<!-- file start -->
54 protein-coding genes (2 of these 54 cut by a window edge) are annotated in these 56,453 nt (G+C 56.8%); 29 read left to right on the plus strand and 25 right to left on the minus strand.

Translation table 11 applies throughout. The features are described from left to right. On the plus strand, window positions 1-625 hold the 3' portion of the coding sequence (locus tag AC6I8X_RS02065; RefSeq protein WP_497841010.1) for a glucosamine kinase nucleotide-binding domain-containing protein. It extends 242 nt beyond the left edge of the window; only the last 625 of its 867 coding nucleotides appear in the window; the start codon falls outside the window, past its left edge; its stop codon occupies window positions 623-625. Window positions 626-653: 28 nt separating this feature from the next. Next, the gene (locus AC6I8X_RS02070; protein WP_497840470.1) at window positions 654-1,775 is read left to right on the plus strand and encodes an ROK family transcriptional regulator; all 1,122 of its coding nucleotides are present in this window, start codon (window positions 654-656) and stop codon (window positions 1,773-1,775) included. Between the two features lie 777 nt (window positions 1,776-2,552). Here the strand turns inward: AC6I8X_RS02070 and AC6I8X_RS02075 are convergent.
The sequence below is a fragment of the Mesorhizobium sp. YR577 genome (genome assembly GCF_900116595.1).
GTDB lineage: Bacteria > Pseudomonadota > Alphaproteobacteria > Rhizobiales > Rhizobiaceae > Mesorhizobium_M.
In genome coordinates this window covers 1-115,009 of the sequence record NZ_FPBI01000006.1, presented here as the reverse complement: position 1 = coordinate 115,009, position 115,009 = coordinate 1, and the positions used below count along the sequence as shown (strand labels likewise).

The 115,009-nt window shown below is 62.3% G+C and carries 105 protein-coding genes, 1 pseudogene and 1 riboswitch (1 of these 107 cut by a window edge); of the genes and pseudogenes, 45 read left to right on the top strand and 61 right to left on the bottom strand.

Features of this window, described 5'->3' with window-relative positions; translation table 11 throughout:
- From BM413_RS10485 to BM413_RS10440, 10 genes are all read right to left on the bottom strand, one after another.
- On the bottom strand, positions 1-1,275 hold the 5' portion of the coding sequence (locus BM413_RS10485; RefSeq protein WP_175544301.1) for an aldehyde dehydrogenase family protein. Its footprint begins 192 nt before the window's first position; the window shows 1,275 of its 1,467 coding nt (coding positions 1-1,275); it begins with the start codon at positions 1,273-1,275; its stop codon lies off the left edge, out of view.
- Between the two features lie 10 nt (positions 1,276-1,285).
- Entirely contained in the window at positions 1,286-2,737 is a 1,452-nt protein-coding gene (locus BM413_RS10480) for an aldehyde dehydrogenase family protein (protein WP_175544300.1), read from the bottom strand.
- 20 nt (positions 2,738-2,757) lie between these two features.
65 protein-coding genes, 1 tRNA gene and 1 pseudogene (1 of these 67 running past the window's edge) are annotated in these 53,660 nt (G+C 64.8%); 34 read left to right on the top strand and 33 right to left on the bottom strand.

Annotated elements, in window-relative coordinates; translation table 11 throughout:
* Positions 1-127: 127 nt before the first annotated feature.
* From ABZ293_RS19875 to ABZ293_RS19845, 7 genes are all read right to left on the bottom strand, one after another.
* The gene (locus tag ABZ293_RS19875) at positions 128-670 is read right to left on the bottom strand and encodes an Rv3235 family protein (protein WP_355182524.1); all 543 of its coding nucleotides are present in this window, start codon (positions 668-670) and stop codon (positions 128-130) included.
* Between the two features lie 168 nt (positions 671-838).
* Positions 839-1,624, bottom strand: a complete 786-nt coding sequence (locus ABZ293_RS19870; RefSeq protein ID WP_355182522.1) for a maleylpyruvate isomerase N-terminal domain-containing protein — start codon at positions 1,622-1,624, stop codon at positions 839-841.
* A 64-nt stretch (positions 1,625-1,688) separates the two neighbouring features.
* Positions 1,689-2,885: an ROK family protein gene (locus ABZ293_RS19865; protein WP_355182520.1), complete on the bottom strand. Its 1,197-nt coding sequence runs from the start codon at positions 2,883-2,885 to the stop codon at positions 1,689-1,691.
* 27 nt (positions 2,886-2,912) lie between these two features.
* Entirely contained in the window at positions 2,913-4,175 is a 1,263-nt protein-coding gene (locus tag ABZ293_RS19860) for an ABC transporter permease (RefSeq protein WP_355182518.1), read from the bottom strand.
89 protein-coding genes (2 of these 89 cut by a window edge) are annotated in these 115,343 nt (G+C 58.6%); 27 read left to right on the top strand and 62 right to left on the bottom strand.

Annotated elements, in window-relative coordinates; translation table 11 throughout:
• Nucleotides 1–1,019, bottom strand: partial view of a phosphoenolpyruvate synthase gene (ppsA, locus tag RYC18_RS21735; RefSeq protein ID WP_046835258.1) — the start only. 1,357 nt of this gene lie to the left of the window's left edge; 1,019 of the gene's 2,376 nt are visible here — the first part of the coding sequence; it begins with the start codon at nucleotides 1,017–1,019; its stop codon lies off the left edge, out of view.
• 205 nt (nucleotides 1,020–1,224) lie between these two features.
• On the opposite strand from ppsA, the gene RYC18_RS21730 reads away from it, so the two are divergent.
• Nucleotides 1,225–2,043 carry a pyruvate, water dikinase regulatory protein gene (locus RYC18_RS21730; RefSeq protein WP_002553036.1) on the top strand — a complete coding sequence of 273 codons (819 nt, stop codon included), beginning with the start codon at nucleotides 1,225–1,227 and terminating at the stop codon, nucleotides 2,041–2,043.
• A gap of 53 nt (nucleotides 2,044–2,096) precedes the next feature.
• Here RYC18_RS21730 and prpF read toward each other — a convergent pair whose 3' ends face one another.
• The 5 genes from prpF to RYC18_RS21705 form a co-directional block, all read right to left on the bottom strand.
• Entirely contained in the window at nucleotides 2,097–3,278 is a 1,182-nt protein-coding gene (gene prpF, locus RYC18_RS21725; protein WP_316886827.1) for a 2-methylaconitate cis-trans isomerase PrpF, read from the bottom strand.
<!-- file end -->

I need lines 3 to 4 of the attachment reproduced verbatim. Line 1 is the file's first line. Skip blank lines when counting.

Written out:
The sequence below is a fragment of the Mesorhizobium sp. YR577 genome (genome assembly GCF_900116595.1).
GTDB lineage: Bacteria > Pseudomonadota > Alphaproteobacteria > Rhizobiales > Rhizobiaceae > Mesorhizobium_M.